What you like isn’t necessarily what everyone else likes - which is fortunate, otherwise there’d be no competition, we’d all use the same devices and the same software, and the world would be a boring place.

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Re: they just need to...

@Byz

Wow. Is that how you bill your clients? ;-)

I’ve always found 10 or 20 minutes to be sufficient - and that includes the time to boot, change compiler settings, build, commit to repository, upload to Apple and shut down the computer again. But mums that word - best not to let on to the clients how easy the conversion process to 64 bit actually is.

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Re: Evidently never heard of escrow...

@Version 1.0

It depends. If you’re using Apple’s developer tools then the process for converting to 64 bit is pretty simple. You might have to update your code to replace any deprecated functions with supported ones, but I haven’t seen any situations where this is necessary (yet). So then it’s just a matter of telling the compiler to build a 64 bit version and job done. Simple as that.

You can even try it yourself. DOSBox and Marathon for iOS are 32 bit apps - but open source. Grab a copy of the source code, change the build settings, and you’ll be running these great apps on your 64 bit only iOS device in no time.

There really is no excuse for developers not to update their software. I’m pretty pissed off that I can’t run Civilization anymore - but I don’t hold Apple to blame for this. It’s not as if they capriciously dropped 32 bit support without warning everyone long in advance what was going to happen.

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Twitter: Why we silenced Rose McGowan after she slammed alleged sex pest Harvey Weinstein

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Re: I think Linehan has it right

@Anonymous Coward and Others

Scott Adams is quite smart. Just not the cartoonist Scott Adams who is not only a dick, but a dick who can’t draw very well - which is something of a handicap in a cartoonist.

The real Scott Adams, the guy who wrote adventure games in the late 1970s and 1980s, is quite smart though - although if he comes out in support of Trump I’ll revise my opinion pretty damn quickly (and call into question the intelligence of anyone named Scott Adams, regardless of the facts).

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Lenovo spits out retro ThinkPads for iconic laptop's 25th birthday

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@CrazyOldCatMan

I wasn’t. Actually, I found my old OS/2 2 install CD last month - but not the boot floppy disks which are also a prerequisite for install. Besides, if I recall correctly, you can’t install OS/2 2 on a system with more that a certain amount of memory (8MB?) or speed (33MHz?) - although it’ll run correctly once installed. Something like that anyway. I can’t remember the specifics.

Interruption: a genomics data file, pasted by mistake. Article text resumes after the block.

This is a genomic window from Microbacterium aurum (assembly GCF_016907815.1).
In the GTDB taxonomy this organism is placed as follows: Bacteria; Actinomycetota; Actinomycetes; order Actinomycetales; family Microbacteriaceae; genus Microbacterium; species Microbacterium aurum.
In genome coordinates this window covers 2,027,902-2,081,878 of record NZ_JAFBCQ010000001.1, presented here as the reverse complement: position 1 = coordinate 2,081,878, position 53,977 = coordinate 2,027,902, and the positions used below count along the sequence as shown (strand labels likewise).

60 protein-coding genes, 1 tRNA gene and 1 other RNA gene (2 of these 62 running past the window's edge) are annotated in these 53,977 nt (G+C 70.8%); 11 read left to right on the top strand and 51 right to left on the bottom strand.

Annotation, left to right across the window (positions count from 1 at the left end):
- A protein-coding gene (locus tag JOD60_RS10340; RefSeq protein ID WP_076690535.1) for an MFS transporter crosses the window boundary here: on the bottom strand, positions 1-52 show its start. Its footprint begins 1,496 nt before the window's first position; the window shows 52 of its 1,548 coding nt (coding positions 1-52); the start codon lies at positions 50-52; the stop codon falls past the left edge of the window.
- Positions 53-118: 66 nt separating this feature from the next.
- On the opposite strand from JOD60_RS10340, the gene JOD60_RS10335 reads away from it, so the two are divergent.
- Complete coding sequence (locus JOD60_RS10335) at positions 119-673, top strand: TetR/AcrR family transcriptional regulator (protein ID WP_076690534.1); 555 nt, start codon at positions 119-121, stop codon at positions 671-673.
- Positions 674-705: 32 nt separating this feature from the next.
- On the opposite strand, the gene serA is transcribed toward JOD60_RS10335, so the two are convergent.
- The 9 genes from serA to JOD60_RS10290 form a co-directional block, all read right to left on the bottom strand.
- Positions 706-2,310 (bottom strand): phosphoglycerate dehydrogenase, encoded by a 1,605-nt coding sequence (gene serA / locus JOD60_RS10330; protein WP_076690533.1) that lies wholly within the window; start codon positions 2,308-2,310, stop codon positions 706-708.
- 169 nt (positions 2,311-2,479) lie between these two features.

I used to run it on my 25MHz Opus 386 PC. Happy days.

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Would you like a side order of OS/2 to go with that?

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Computers4Christians miraculously appears on Ubuntu wiki

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Of special interest to the clergy will be the hidden search engine for pictures of choirboys. There’s a real surplice of images there.

Oh, I’m soo damned for that joke.

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Ex-sperm-inate! Sam the sex-droid 'heavily soiled' in randy nerd rampage

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The number one pollutant in this world is people. Ideally the world population should be around 1bn - at this level our CO2 emissions would drop to sustainable levels, there’d be enough beef to go round, and our infrastructure wouldn’t be straining at the seams.

All of which is a long way of saying bring on the sexbots. Make them in male and female versions. Make them fat, thin, youthful, elderly, passive, aggressive, intelligent enough for a little conversation. Make them so desirable that most people won’t want the company of another human.

There’ll still be enough real shagging that we won’t die out. A few perverts like me will still desire the company of a genuine human partner. But a reduced population will also mean reduced pressure for a dwindling supply of jobs, and also reduced crime.

Oh dear. I seem to have built sexbots into a panacea for the human condition. And I’m sure that that’s one abuse they can’t take.

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My name is Bill Gates and I am an Android user

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Re: Thriller

@Tom 38

OTOH, what has Nadella done that is so amazing? He's screwed up less, but he's not attempting to achieve as much.

Okay. I’ll bite. Ballmer, through incompetence and a lack of love and understanding for technology (a pretty basic requirement in a computer business CEO), failed to anticipate where history was heading. He lacked vision and delivered one rubbishy or badly implemented product after another.

Even if you don’t like Windows 10, and many don’t (although personally I have no problem with it - perhaps because I don’t have to use it every day), I’d argue that Nadella has overseen:

The best version of MS Office in recent history

The opening of Microsoft to Linux technologies

The open sourcing of .NET, fulfilling the promise of C#

The cross-platformisation of Visual Studio